Annual Portfolio Performance: A Valuable Metric?
I’m going to start by providing some basic facts (not opinions, facts). Then, I’m going to ask you a few questions, and I’m hoping you’ll write down your best guesses as to the answers. C’mon, it’ll be fun!
You may have heard that the stock market has returned about 10% annualized for the last 100 years or so. This is very close to accurate, although it’s not quite 100 years, as the analytical pundits don’t really feel great about data prior to 1926.
What we can say with certainty is that over the period from 1926 through 2018 (92 years), the stock market – as defined by the S&P 500 Index – returned exactly 10% per year.
Now, of course, some individual years were more than 10% and some individual years were less than 10%, but taking into account all the highs and all the lows, the S&P 500 has had an annualized return of 10.0% per year over the past 92 of them.
Of the last 92 years, how many times do you think the stock market actually returned “the average” of 10%?
Stupid question, right? It’s really hard to land on exactly 10%. Answer has to be zero. (And it is.) Ok, so how about a range of between 8%-10%? That feels like a fairly decent sized net. And, each year, it seems like every financial “pundit” with a pulpit predicts an 8%-10% return on the S&P 500. In all, that range feels pretty good.
From 1926 through 2018, 92 years, how many times did the S&P 500 end a year within the range of 8%-10%?
Take your time to think about your answer. Write it down on a piece of paper.
Over those same 92 years, how many times do you think the stock market returned greater than 20% (like in 1997, when it returned 38%) or less than negative 20% (like in 1931, when it returned -61.1%)?
Again, take some time to think about it. Write down this answer as well. You can use the same sheet of paper, or just keep the numbers in your head.
The answer to the first question is zero.
That’s right, the S&P 500 has never once returned between 8%-10% in a calendar year. I know, it’s completely ridiculous. I had to check and double check this result multiple times. It came real close in 1993, when it returned 10.1%, and oddly enough the next closest was the year earlier, 1992, when it returned 7.6%.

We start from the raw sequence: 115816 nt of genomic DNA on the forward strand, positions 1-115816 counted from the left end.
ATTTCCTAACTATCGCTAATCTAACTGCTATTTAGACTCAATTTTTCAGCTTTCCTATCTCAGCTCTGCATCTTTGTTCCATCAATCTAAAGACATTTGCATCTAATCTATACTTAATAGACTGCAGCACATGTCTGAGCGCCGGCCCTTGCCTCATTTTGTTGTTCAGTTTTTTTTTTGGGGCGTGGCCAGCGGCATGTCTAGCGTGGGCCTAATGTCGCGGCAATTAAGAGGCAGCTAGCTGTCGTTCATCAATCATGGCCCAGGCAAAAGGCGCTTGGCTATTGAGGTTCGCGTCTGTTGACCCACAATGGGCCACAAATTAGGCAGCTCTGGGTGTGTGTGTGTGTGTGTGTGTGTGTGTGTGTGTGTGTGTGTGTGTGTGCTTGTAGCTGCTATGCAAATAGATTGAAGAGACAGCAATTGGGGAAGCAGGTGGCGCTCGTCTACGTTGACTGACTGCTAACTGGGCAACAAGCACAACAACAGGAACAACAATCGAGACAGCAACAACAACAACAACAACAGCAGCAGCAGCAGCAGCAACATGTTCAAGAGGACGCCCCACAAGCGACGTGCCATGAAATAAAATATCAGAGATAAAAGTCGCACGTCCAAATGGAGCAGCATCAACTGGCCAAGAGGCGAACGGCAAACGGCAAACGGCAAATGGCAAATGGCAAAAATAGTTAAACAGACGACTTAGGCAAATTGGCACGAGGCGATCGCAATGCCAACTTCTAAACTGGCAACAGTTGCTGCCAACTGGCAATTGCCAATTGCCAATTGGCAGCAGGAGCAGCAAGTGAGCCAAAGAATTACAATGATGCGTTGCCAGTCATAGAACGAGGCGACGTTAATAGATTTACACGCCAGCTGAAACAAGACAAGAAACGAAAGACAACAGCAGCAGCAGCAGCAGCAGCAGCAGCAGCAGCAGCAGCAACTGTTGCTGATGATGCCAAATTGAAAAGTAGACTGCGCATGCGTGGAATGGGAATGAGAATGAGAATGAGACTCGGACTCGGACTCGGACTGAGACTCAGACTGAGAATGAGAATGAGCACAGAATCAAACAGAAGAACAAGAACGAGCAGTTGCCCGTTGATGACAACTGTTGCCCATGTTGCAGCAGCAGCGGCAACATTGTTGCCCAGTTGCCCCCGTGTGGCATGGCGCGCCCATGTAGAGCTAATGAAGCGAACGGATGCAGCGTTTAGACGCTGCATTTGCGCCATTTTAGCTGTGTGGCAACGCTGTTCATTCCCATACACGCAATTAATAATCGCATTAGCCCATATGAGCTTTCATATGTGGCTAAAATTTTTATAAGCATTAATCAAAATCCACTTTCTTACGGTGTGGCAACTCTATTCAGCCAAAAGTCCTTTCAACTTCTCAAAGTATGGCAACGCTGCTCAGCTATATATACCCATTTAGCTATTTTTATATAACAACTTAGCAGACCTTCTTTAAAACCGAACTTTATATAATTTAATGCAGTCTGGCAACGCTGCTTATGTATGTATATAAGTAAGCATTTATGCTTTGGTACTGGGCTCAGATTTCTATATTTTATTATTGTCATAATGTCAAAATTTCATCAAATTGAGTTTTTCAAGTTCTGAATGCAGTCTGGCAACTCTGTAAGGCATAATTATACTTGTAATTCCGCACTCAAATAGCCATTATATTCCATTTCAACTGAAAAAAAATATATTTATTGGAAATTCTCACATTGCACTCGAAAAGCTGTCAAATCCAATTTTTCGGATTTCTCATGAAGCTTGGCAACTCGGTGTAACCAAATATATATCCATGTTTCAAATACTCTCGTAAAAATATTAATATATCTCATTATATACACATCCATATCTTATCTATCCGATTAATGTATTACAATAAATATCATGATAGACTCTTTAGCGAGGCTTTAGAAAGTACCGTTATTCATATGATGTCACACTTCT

Every year, “experts” predict the market will go up between 8%-10% because 1) market predictors talk a ton but say nothing, and 2) they think it’s a safe guess. In reality, they’re predicting that something which has never happened will occur (again, proving what we know).
The answer to the second question is … wait for it … hold … HOLD … HOOLLLDDD ….
Forty-one times! Wait, what?!? Forty-one times?!? Yes, 41 times in the last 92 years, the S&P 500 returned either greater than 20% or worse than negative 20%. Absolutely nutty.
Nobody digs up a tree by the roots every year to see how it’s doing. They wouldn’t learn a whole lot (if anything), and they might harm the tree. Yet, investors dig deep into their portfolios’ annual returns, not realizing that they aren’t learning a whole lot (if anything), and, by doing so, they may actually harm their wealth.
Setting annual goals can make sense in many circumstances. Setting an annual savings goal either as an absolute target or a percentage of income – and then tracking it – is wise. Setting a “fun” goal, whether it be dedicated vacation or more engaged time with those you love, is very wise. Health goals – and tracking said goals – surely are wise as well.
But, even knowing the preceding data, the next few sentences are tough for many to accept.
Setting an annual performance goal for your portfolio is not only useless, but it can be dangerous. It’s useless because annual performance is as random as a single spin of the roulette wheel. It’s dangerous because it inevitably encourages folks to react.
The moral of the story: Stop looking at annual performance as some sort of goal, or as some sort of marker for success (or failure), or as some sort of controllable outcome, because it is none of those. Try to start thinking in decades when it comes to investment performance. Or, stop thinking about performance at all. Instead, focus on the things you can control, for example, living in alignment with the values you hold dear.
Trust that you have an excellent plan in place to accomplish the things most important to you. But, also know that a good financial plan is not static, but an ever-changing landscape. And, whether the winds of change blow in your favor (inheritance, promotion, marriage, etc.) or against you (disability, job loss, divorce, etc.), a good financial planner and wealth advisor helps you adjust your course while keeping your destination in sight.
This is the big stuff. And it has nothing to do with the variability of Mr. Market.
Returns data is from Dimensional’s 2019 Matrix book.
Past performance is not a guarantee of future results. Indices are not available for direct investment. Their performance does not reflect the expenses associated with the management of an actual portfolio nor do indices represent results of actual trading. Information from sources deemed reliable, but its accuracy cannot be guaranteed.
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The opinions expressed by featured authors are their own and may not accurately reflect those of Buckingham Strategic Wealth®. This article is for general information only and is not intended to serve as specific financial, accounting or tax advice.
© 2019, Buckingham Strategic Wealth®